Say thanks to departing employees by promising to work on housing issues
The Park Record editorial
The lifts at Deer Valley Resort and Park City Mountain Resort will unload their last guests of the 2016-2017 ski season at the end of the day on Sunday, and it is a sure bet some will be glancing wistfully over their shoulders at the still-snow-covered slopes. It has been a great winter season but has also presented challenges.
The weather, as always, was full of surprises. There was that two-week long parade of snow storms in January followed by a premature run of spring-like sunshine in February. Then it was back to snow in March, just enough to ensure perfect spring skiing conditions right through Easter.
And the ones who deserve the credit for taming Mother Nature’s wild mood swings this winter are the thousands of employees who made sure the slopes were skiable, the beds made, the hot chocolate hot, and the skis tuned. They showed up despite blizzard conditions, plow parking lots, shovel stairways, sweep snow off the chairlifts, and work past sunset to usher guests from mountaintop to main course and, finally, home to their cozy beds. Snow or sunshine, lifties, patrollers, chefs, waiters, bartenders, drivers and maintenance workers manned their stations and made sure Park City’s ballyhooed resorts and restaurants lived up to their marketing campaigns.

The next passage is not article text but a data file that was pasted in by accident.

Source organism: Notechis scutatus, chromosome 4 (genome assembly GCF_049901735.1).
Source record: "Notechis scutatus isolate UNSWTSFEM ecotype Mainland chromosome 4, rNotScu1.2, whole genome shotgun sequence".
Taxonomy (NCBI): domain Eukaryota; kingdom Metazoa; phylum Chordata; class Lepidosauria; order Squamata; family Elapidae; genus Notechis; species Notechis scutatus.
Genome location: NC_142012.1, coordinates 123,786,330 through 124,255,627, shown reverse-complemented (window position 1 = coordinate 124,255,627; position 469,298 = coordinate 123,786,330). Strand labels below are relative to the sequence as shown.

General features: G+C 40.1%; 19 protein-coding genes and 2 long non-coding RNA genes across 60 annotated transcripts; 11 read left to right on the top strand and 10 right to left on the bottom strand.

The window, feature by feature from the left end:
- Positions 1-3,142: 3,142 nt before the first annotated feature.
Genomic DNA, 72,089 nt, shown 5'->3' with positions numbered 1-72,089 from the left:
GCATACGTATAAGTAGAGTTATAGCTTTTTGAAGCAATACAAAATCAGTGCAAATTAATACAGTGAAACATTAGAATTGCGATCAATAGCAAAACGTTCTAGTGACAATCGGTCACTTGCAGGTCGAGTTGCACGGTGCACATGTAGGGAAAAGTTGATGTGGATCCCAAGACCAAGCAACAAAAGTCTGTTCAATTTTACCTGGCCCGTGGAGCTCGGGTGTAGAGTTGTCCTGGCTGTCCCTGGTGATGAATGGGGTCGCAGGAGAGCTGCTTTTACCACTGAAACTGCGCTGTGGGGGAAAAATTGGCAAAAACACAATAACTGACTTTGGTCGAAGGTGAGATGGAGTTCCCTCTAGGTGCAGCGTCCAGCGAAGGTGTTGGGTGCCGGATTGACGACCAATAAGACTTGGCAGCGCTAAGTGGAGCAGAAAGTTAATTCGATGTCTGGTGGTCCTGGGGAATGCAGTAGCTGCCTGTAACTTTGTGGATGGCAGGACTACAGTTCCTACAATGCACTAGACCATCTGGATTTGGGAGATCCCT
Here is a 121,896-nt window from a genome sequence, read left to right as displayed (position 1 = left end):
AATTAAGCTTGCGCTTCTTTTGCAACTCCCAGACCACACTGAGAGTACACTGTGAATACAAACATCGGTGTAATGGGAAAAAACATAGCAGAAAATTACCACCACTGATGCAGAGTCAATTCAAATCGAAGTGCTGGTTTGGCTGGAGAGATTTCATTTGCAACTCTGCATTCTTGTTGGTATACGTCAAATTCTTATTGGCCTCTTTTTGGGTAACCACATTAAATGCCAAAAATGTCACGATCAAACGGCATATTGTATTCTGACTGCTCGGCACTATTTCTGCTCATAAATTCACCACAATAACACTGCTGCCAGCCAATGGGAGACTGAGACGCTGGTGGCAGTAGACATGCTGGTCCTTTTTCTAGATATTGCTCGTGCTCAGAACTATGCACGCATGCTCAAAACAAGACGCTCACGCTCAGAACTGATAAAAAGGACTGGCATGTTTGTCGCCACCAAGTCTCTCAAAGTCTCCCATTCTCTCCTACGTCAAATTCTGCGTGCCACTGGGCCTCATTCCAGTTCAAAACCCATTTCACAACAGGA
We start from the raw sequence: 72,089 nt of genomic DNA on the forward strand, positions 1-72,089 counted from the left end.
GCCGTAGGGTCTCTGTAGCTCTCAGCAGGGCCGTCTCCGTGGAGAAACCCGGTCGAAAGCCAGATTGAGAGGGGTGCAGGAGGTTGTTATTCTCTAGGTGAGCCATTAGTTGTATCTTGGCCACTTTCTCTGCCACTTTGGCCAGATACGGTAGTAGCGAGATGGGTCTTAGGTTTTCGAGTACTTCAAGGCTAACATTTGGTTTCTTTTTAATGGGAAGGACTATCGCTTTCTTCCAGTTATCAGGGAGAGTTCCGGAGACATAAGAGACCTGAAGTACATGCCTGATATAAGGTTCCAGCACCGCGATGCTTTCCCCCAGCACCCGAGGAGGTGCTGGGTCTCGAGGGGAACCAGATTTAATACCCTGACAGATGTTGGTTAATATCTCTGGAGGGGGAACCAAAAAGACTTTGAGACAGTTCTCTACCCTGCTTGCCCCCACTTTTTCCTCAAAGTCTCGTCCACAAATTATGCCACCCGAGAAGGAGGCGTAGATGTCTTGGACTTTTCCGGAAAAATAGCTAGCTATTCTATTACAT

In a very literal sense, we couldn’t do it without them. Approximately half of Summit County’s 28,000 jobs are directly related to recreation, entertainment, lodging, retail and food service – the ones that keep the tourism industry humming. They are also the ones who have the most face-to-face contact with our visitors – the ones who are remembered and asked for year after year.
So before many of those hard-working employees pack up their belongings and head off to their next adventure, we wanted to say thanks. Any accolades bestowed on the community belong to them, as much as anyone else.
But, in addition to gratitude, we also owe those employees a pledge to work harder on housing issues to make their next sojourn in Park City more affordable and more comfortable.
A significant number of the town’s positions are seasonal, or fluctuate dramatically as the resorts shift from winter to summer. Those ups and downs add to the financial challenges for both employees and employers.
The city, the county, the resorts and other businesses need to rededicate themselves to solving our employee housing crisis — whether that means creating incentives for developers, streamlining multi-unit inspection services to ensure safe housing conditions, enforcing existing affordable housing requirements, subsidizing projects, or some combination of each.
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